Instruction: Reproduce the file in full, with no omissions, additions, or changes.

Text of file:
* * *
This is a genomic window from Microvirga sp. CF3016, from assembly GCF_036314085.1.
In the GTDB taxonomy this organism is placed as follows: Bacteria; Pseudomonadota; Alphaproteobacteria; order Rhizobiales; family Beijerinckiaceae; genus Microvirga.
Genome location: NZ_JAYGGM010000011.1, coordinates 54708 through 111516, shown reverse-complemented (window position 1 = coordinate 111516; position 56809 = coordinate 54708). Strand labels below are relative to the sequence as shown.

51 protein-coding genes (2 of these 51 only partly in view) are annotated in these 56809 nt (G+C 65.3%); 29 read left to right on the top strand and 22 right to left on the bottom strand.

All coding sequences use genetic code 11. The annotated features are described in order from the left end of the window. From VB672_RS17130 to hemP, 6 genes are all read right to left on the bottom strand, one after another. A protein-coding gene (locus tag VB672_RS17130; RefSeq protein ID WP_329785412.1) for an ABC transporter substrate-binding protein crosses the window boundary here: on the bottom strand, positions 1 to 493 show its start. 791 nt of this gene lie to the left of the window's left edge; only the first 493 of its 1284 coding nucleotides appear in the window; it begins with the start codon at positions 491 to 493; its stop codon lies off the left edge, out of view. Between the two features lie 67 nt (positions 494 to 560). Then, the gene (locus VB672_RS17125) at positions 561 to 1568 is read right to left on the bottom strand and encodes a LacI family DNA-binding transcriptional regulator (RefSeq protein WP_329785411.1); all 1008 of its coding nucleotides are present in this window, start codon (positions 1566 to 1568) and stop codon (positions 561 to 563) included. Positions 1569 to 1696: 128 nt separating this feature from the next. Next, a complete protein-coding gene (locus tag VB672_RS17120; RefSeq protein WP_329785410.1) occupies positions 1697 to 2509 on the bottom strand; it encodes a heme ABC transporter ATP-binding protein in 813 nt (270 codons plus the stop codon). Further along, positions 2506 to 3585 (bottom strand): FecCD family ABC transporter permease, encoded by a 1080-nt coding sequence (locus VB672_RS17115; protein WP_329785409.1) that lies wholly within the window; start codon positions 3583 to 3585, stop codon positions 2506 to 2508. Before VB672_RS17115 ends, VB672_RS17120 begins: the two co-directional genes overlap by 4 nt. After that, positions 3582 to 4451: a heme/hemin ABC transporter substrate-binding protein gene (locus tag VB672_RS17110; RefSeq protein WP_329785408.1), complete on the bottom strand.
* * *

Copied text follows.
This is a genomic window from Microvirga sp. CF3016, from assembly GCF_036314085.1.
In the GTDB taxonomy this organism is placed as follows: Bacteria; Pseudomonadota; Alphaproteobacteria; order Rhizobiales; family Beijerinckiaceae; genus Microvirga.
Genome location: NZ_JAYGGM010000011.1, coordinates 54708 through 111516, shown reverse-complemented (window position 1 = coordinate 111516; position 56809 = coordinate 54708). Strand labels below are relative to the sequence as shown.

51 protein-coding genes (2 of these 51 only partly in view) are annotated in these 56809 nt (G+C 65.3%); 29 read left to right on the top strand and 22 right to left on the bottom strand.

All coding sequences use genetic code 11. The annotated features are described in order from the left end of the window. From VB672_RS17130 to hemP, 6 genes are all read right to left on the bottom strand, one after another. A protein-coding gene (locus tag VB672_RS17130; RefSeq protein ID WP_329785412.1) for an ABC transporter substrate-binding protein crosses the window boundary here: on the bottom strand, positions 1 to 493 show its start. 791 nt of this gene lie to the left of the window's left edge; only the first 493 of its 1284 coding nucleotides appear in the window; it begins with the start codon at positions 491 to 493; its stop codon lies off the left edge, out of view. Between the two features lie 67 nt (positions 494 to 560). Then, the gene (locus VB672_RS17125) at positions 561 to 1568 is read right to left on the bottom strand and encodes a LacI family DNA-binding transcriptional regulator (RefSeq protein WP_329785411.1); all 1008 of its coding nucleotides are present in this window, start codon (positions 1566 to 1568) and stop codon (positions 561 to 563) included. Positions 1569 to 1696: 128 nt separating this feature from the next. Next, a complete protein-coding gene (locus tag VB672_RS17120; RefSeq protein WP_329785410.1) occupies positions 1697 to 2509 on the bottom strand; it encodes a heme ABC transporter ATP-binding protein in 813 nt (270 codons plus the stop codon). Further along, positions 2506 to 3585 (bottom strand): FecCD family ABC transporter permease, encoded by a 1080-nt coding sequence (locus VB672_RS17115; protein WP_329785409.1) that lies wholly within the window; start codon positions 3583 to 3585, stop codon positions 2506 to 2508. Before VB672_RS17115 ends, VB672_RS17120 begins: the two co-directional genes overlap by 4 nt. After that, positions 3582 to 4451: a heme/hemin ABC transporter substrate-binding protein gene (locus tag VB672_RS17110; RefSeq protein WP_329785408.1), complete on the bottom strand.